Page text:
"Six months ago, I was diagnosed with early-stage lung cancer and had surgery to remove the cancer. I thought I was cured, but lately I have been experiencing pain in my hip area at night when I lie on my right side. I am really worried that my cancer has come back. Why does my hip hurt mostly at night, and what should I do?"
Aches and pains that are mere nuisances to the average person can be extremely stressful to people with a history of cancer, because the possibility of disease recurrence is on the minds of many survivors. Fortunately, pain and soreness are typically caused by the “usual suspects” that have nothing to do with cancer whatsoever, including tendinitis, muscle strain, arthritis, and more.
Every cancer survivor will have muscle or joint pain at some point in their lives, just like anyone else; however, people receiving treatment for cancer may have even more muscle pain after treatment, because the side effects of chemotherapy and radiation therapy often cause them to be temporarily more sedentary and therefore not in as good of shape as usual.
A physiatrist (a physical medicine and rehabilitation doctor) can be helpful in diagnosing and managing musculoskeletal pain in the cancer survivor and can determine the level of investigation needed to workup the cause of the pain. In the example of our patient above, the pain appears to be tendinitis of the gluteus muscles, which is a very common condition and is unrelated to cancer. This is also often called trochanteric bursitis, which refers to the pain being over a specific part of the femur (the trochanter) and the inflammation of a fluid-filled space in which muscles move (the bursa). This type of bursitis is often caused by the overuse of certain muscles, much in the same way that an athlete develops tennis elbow. Because of the inflammation, lying on the affected side can be painful as a result of added pressure. The hip may hurt more at night because of its overuse during the day.
The treatment of this condition is multifaceted and can be managed by a physiatrist. The mainstay of treatment is an exercise program that engages the specific muscles involved, which is the gluteus medius in the case above. A physiatrist can provide you with a self-directed exercise program that can be performed at home or at the gym. A physiatrist can also determine if seeing a skilled physical therapist will be helpful with the exercise program.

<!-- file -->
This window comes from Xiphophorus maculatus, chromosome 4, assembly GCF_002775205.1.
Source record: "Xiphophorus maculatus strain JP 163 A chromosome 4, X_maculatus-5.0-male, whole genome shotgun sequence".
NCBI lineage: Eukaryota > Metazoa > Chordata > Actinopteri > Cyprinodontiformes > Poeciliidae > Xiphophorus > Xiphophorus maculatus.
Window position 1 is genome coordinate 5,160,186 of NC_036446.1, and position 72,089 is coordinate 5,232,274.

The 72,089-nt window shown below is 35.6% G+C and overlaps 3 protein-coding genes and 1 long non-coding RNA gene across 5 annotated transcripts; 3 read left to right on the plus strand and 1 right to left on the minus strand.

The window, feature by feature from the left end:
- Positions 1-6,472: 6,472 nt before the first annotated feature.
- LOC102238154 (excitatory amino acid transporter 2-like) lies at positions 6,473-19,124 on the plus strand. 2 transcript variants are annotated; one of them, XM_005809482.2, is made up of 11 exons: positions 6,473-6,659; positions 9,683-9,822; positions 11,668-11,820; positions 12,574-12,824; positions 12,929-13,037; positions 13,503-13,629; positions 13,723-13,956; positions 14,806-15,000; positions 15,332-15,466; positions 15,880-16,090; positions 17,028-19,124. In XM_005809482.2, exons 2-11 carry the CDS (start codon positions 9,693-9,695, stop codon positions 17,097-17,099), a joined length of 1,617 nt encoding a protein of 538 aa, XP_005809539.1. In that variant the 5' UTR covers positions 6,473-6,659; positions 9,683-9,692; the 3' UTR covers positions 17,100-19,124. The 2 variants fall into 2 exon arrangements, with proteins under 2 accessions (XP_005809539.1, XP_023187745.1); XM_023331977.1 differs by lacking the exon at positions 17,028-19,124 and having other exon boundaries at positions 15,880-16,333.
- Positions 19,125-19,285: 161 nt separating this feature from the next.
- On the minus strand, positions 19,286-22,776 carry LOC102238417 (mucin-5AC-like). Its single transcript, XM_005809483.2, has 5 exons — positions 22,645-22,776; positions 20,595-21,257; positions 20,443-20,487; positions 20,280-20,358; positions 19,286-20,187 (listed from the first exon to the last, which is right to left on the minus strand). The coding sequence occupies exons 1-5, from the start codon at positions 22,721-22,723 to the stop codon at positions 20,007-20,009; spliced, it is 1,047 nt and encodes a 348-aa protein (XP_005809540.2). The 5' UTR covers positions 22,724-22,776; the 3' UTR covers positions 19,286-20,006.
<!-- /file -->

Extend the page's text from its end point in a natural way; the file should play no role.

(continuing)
Beyond exercises, anti-inflammatory medications (such as over-the-counter ibuprofen or naproxen) or ice can reduce painful swelling around the hip. In severe pain, especially pain that limits the ability to perform exercises, a steroid injection can be administered by a physiatrist. Using an ultrasound machine for guidance of the injection is not necessary, but it can help the physician localize the bursa and can also show how severe the tendinitis or bursitis is for diagnostic purposes.
The resolution of musculoskeletal aches and pains can take quite a long time; it is important not to worry if the pain is not relieved quickly. It often takes 2 months or more for the complete resolution of such pain. Furthermore, exercises for tendinitis often cause delayed-onset muscle soreness, which means that the area may be more sore the day after exercisng. This is completely normal and is actually a sign that the body is being repaired. Delayed-onset soreness and taking a long time for sore muscles to heal are normal and should not themselves be causes of concern for cancer survivors.
You should tell your doctor about your pain to ensure optimal diagnosis and treatment. Of course, there are certain symptoms of which cancer survivors should be aware, as these may indicate a more serious problem. These may include night sweats, weight loss without dieting, and pain that wakes one up at night without provocation (that is, not brought on by lying on a painful hip).
As a cancer survivor, remember that you are susceptible to the same aches and pains as anyone without a history of cancer; however, the toll that treatments for cancer can take on the body may lead to more musculoskeletal injuries than usual. Understanding this, and trying to stay as fit as possible, can reduce your anxiety and discomfort. Working with your healthcare team, possibly including a physiatrist, can help you to learn more about your symptoms and optimize your treatment.
- All cancer survivors have muscle/joint pain, but people receiving treatment for cancer may have excess muscle pain after treatment
- Musculoskeletal aches and pains may take 2 months or more to completely resolve
- A physiatrist is a physical medicine and rehabilitation doctor who can help diagnose/manage musculoskeletal pain in cancer survivors